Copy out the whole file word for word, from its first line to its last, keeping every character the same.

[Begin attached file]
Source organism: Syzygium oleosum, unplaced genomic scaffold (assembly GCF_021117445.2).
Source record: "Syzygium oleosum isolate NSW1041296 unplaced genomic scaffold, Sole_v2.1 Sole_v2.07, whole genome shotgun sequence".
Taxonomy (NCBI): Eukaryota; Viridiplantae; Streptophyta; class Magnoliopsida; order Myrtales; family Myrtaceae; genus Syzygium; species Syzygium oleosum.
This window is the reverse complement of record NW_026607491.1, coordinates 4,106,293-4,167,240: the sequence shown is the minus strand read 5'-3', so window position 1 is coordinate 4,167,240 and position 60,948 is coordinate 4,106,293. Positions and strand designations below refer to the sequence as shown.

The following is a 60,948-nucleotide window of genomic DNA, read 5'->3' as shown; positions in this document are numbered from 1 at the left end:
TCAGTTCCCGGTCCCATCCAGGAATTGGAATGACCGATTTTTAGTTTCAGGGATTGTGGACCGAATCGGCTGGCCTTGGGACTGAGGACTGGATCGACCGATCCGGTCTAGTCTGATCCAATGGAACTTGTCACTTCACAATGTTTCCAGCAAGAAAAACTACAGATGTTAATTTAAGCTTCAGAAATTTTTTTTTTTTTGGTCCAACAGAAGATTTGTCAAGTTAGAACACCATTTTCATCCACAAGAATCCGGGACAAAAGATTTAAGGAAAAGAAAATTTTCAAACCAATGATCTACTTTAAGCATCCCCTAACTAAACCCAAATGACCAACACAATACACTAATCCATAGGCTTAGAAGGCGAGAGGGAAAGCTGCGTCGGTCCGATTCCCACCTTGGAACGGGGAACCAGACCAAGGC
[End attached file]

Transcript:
Source organism: Syzygium oleosum, unplaced genomic scaffold (assembly GCF_021117445.2).
Source record: "Syzygium oleosum isolate NSW1041296 unplaced genomic scaffold, Sole_v2.1 Sole_v2.07, whole genome shotgun sequence".
Taxonomy (NCBI): Eukaryota; Viridiplantae; Streptophyta; class Magnoliopsida; order Myrtales; family Myrtaceae; genus Syzygium; species Syzygium oleosum.
This window is the reverse complement of record NW_026607491.1, coordinates 4,106,293-4,167,240: the sequence shown is the minus strand read 5'-3', so window position 1 is coordinate 4,167,240 and position 60,948 is coordinate 4,106,293. Positions and strand designations below refer to the sequence as shown.

The following is a 60,948-nucleotide window of genomic DNA, read 5'->3' as shown; positions in this document are numbered from 1 at the left end:
TCAGTTCCCGGTCCCATCCAGGAATTGGAATGACCGATTTTTAGTTTCAGGGATTGTGGACCGAATCGGCTGGCCTTGGGACTGAGGACTGGATCGACCGATCCGGTCTAGTCTGATCCAATGGAACTTGTCACTTCACAATGTTTCCAGCAAGAAAAACTACAGATGTTAATTTAAGCTTCAGAAATTTTTTTTTTTTTGGTCCAACAGAAGATTTGTCAAGTTAGAACACCATTTTCATCCACAAGAATCCGGGACAAAAGATTTAAGGAAAAGAAAATTTTCAAACCAATGATCTACTTTAAGCATCCCCTAACTAAACCCAAATGACCAACACAATACACTAATCCATAGGCTTAGAAGGCGAGAGGGAAAGCTGCGTCGGTCCGATTCCCACCTTGGAACGGGGAACCAGACCAAGGC